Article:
Chocolate and Olive Oil Ganache

Who does not like a rich, luxuriant treat that is a doddle to knock together? I was doing a bit of web surfing and saw various usual “unusual’ combinations – sesame, chilli, pepper – but the one that caught my eye was an olive oil ganache. And why not? Fruity and spicy are two flavours often attributed to good quality olive oil as well as to decent chocolate, so in theory, they should work together.

To try out this idea, I kept things simple. I reasoned that I would just try a straightforward ganache recipe, with oil in the place of butter. I boiled cream and white sugar, poured onto dark chocolate, allowed to cool then stirred in the olive oil. I had thought the olive oil might stop it firming up, but this proved to be unfounded. It looked OK, so time to taste. In terms of flavour, the olive oil enhanced the fruitiness of the dark chocolate I had used. As it melted on the tongue, the chocolate taste yields up the flavour of the olive oil, but the two are clearly working together. There seems to be an impact on texture too – the ganache was silky-smooth, and it melted in the mouth, with a pleasing, slow finish. Plenty of scope to try different types of olive oil too.

To serve this up, I though it would be fun to use it as a simple chocolate spread on toasted sourdough bread, with a drizzle of olive oil and a sprinkling of fleur de sel. At the risk of not being modest, this was perhaps the best chocolate spread treat I have ever had. The toasted bread, the oil, the salt, the richness of the chocolate. All comes together wonderfully. I might even be making this as my next brunch treat with friends. So good!

For the chocolate and olive oil ganache:

• 200g dark chocolate, chopped into small pieces
• 130ml double cream
• 25g white sugar
• 38g olive oil

Heat the cream and sugar in a saucepan. Boil for 30 seconds. Pour over the chocolate, and stir until smooth (if not all of the chocolate melts, return to the saucepan and warm very gently until smooth, and return to the bowl).

Allow the mixture to cool slightly, and add the olive oil, stirring constantly. Allow to cool completely until firm (in the fridge if necessary).

Serve on warm toasted sourdough bread, drizzle with olive oil crumble some fleur de sel over the top.

Worth making? Definitely! This was much better than I had expected, and would make a great treat for the weekend. You can easily make a larger batch and use as chocolate spread if you like the stuff every day of the week, or even try using for truffles or in a chocolate tart.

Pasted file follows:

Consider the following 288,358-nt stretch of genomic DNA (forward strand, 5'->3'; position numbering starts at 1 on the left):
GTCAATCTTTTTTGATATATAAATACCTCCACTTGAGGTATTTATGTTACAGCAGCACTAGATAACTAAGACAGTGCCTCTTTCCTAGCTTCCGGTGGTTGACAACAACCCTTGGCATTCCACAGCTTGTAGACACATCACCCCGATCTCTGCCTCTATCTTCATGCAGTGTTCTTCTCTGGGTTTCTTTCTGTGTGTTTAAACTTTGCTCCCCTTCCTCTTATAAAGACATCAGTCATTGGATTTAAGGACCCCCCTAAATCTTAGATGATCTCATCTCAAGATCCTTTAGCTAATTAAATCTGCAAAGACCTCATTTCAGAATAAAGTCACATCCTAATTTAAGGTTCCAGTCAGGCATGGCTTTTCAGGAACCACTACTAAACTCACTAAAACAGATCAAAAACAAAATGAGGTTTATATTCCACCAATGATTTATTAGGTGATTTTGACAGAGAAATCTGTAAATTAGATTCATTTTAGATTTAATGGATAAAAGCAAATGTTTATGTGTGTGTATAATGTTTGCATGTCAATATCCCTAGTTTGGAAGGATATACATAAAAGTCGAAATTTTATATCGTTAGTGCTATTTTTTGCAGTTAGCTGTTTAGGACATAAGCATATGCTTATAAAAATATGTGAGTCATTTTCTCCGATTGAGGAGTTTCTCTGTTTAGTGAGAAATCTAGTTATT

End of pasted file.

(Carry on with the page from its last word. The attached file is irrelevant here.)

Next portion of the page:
9 Comments

Filed under Recipe, Sweet Things

9 responses to “Chocolate and Olive Oil Ganache

  1. This looks so awesome – I was just researching recipes for chocolate and olive oil ganache, not as a spread for bread but as a tarte filling or as a base for making truffles and then I stumbled upon this. I wonder whether you can replace all of the cream with olive oil? Or would that be too intense or stop the mix from emulsifying?

    • Hi Sophia – glad you like it, it really is awesome! It’s a very decadent topping for toasted bread. I made this with the olive oil replacing the butter you put into ganache, so I don’t know if it would set or not, but I think that is a great idea to test. If you pair a good dark chocolate with an aromatic fruity olive oil, I would imagine the tart would be quite stunning.

  2. Hello, I am a chocolatier and I was looking into the olive oil for flavoring in my bitter-sweet ganaches as well and stumbled upon your article. So, in a couple of weeks I am going to a Olive Growers & Wine Festival and the menu looks interesting for making a new menu of Texas Truffles with olive oil flavored ganache..I use wine, tequila, whiskey,bourbon..so why not olive oil. Thanks for the info.

  3. I am currently doing some research on filled chocolates and I am trying to pair a rich olive oil with a white chocolate. This post was wonderful and made me want to work with these flavors even more! Thanks

  4. Catharina

    I’ve made it today for savory pralines and I love it! I doubled the recipe so I could split the ganache and make three variates. The first with kalamata olives chopped in very small pieces mixed through, the second with sundried tomatos chopped in very small pieces mixed through, and the third variety was with lots of chili powder. This is a recipe that I’m going to write down and use a lot, thank you for sharing it!

    • Hi Catharina – what a great idea! I never thought of using this ganache for savoury “sweets”, I love your ingenuity. I’m planning my New Year dinner at the moment, so might have a go at this too. Thanks!

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